A couple of months ago I undertook a 6 week course on Gamification through Coursera and The University of Pennsylvania (lecturer Associate Professor K Werbach). The course itself didn’t attempt to leverage gamification to any great extent although there were elements consistent with gamification throughout.
My reasons for undertaking the course were twofold. Firstly I was interested in the concept of gamification. Some current reading had been referring to trends in gamification in the broader community, in business and in education. Secondly I was interested in the growing trend in online open education offerings. I was interested in experiencing this sort of learning platform. I wondered how these ideas might these have application in the broader education context?
The course ran over about a six week period and was delivered via the Web.
From the outset I was engaged by the lecturer Prof Werbach. He appeared via a video interface which was combined with a text space for notes, graphics etc. This was a smooth, light on resources, delivery system which was great as I was participating on my iPad and sometimes was using 3G to watch the lectures. The video lecturers were interesting. They covered a range of information, looking at real world examples, Psychology, techniques and design. There were also guest speakers, leaders with real world experience in applying gamification design in business e.g. Daniel Debow, Amy Jo Kim etc.
There were, of course, assessment components. These consisted of online quizzes and 3 assignments. None of this was particularly onerous, but it was essential to watch the lectures and absorb the ideas. Without doing the required learning it wasn’t possible to complete the tasks.
Forums were available where students could meet and discuss ideas. Some of the conversations in this area were really interesting as the participants came from a very broad cross section from across the world. There were obvious challenges for students who’s first language wasn’t English.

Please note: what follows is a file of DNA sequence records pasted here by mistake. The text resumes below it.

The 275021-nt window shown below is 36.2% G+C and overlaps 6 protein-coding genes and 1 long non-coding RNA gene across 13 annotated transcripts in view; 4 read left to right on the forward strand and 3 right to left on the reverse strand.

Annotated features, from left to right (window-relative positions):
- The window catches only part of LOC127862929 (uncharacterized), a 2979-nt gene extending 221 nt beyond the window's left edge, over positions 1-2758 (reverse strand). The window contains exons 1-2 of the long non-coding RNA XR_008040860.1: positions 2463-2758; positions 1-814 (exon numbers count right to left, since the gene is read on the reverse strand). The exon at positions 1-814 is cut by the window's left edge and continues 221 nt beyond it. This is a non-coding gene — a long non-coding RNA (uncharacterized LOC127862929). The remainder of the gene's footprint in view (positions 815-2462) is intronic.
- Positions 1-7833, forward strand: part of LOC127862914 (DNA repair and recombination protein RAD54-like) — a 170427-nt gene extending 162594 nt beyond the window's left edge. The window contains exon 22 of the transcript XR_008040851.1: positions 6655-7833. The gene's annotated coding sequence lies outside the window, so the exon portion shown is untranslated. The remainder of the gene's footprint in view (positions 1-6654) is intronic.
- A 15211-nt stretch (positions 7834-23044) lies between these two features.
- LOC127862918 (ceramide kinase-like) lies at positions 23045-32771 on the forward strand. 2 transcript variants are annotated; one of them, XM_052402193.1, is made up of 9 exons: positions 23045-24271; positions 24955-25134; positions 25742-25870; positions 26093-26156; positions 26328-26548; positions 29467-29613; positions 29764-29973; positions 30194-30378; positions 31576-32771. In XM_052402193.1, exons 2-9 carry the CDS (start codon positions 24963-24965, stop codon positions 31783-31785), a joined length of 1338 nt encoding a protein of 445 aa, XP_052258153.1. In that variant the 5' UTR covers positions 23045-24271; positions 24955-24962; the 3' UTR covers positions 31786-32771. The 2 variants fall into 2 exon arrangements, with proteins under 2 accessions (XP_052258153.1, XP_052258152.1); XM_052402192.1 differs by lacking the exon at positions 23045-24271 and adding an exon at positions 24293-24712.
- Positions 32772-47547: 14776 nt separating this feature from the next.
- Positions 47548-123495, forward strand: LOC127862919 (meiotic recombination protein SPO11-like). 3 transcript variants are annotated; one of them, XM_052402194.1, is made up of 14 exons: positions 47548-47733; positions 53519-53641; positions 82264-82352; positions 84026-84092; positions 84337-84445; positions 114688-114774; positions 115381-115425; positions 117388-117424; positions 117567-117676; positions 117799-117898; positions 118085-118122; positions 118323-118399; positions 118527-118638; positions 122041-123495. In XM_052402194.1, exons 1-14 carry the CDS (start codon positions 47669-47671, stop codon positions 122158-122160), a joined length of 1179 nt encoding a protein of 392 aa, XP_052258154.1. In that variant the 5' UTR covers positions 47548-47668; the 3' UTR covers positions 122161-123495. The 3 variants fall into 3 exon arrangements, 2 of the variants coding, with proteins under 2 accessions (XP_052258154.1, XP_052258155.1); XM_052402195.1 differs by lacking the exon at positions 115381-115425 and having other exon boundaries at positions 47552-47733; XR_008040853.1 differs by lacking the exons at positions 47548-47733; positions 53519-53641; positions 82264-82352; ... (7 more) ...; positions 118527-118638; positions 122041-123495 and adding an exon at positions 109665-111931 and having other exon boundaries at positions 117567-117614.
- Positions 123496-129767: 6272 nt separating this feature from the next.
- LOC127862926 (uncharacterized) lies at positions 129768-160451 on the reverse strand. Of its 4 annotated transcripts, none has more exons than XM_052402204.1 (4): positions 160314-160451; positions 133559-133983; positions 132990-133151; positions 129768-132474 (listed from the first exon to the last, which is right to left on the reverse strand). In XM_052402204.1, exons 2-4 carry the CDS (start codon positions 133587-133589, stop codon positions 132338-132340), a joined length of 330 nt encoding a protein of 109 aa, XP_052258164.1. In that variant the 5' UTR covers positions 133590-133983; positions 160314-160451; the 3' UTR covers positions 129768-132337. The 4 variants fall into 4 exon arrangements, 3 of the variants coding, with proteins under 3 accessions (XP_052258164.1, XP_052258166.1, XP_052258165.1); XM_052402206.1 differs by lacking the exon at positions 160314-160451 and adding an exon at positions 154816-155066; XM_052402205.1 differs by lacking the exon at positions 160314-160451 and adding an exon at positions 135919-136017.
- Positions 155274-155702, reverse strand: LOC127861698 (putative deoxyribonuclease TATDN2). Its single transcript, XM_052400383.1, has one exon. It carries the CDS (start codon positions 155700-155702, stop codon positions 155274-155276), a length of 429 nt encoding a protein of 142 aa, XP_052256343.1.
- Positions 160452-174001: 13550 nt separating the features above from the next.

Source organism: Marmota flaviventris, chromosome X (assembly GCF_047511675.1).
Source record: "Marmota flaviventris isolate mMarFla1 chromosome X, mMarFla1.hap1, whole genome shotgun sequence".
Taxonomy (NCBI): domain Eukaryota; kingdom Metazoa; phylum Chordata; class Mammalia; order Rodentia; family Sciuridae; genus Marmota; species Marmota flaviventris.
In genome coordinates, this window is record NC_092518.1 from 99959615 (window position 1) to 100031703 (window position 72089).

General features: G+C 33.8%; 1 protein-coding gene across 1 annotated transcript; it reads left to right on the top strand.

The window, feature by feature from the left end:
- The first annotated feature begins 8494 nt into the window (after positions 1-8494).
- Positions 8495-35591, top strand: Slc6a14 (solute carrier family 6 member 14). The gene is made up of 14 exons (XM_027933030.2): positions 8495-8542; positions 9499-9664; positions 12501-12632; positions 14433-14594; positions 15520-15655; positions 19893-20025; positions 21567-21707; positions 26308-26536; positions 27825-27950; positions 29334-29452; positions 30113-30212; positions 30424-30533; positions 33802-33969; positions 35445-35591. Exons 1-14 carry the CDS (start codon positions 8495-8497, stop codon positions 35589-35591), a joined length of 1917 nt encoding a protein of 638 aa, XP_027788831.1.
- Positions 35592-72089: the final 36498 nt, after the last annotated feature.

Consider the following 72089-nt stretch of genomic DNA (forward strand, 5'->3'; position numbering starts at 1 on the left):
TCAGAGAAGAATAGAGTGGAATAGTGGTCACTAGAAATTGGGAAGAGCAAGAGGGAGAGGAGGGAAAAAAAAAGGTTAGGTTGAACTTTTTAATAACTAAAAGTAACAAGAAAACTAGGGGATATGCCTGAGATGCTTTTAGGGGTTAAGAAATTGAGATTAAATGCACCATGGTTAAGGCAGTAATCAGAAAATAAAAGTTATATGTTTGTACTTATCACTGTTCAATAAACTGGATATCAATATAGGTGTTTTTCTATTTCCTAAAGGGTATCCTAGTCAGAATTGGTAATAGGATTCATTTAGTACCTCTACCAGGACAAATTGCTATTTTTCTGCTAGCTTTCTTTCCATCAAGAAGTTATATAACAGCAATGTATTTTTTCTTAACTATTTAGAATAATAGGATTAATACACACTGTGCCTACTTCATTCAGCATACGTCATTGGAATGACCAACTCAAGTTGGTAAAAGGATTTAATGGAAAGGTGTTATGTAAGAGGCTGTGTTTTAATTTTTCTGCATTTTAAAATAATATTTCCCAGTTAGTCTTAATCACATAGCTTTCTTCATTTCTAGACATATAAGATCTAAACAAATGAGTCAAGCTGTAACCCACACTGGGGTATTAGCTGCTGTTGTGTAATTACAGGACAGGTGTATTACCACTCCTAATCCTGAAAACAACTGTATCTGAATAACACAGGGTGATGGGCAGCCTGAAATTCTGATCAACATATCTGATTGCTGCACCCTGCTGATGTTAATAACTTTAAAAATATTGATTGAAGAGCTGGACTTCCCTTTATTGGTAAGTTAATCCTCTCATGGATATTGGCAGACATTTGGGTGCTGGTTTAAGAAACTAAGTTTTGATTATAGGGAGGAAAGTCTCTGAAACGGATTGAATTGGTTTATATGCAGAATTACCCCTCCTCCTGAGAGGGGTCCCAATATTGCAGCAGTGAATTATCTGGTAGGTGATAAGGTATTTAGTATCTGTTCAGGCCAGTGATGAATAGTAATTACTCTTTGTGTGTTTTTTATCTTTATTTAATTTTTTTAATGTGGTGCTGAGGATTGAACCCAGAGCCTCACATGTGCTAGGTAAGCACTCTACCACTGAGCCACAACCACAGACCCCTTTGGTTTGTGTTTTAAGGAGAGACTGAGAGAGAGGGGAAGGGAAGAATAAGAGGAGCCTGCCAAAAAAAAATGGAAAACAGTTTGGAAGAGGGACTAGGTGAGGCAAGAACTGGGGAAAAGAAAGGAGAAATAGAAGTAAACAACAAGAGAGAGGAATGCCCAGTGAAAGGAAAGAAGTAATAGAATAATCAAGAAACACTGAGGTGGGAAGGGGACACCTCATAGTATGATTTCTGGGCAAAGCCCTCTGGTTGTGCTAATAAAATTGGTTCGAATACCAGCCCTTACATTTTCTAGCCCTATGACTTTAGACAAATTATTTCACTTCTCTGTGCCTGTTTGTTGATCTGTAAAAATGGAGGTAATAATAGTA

Another aspect of the course involved peer assessment. Given the number of students participating (in excess of 80 000) it was a logical way to mark written assignments. Each student was required to mark 5 or more of their peers for each of the assignments completed. This provided some great insights into other people’s understanding and perspectives. The assignments focused on practical real world examples and required students to apply gamification strategies and design.
The experience I had as a student of an online learning experience was a rich one. While the course focused on gamification in a business context the potential for application across education was obvious.
At the end of the course students who completed the course with a grade above 70% received certificates from Coursera which acknowledged both The University of Pennsylvania and the Lecturer Prof Werbach as facilitators of the course. The experience was really excellent and it demonstrated the extraordinary opportunities that this sort of online learning can deliver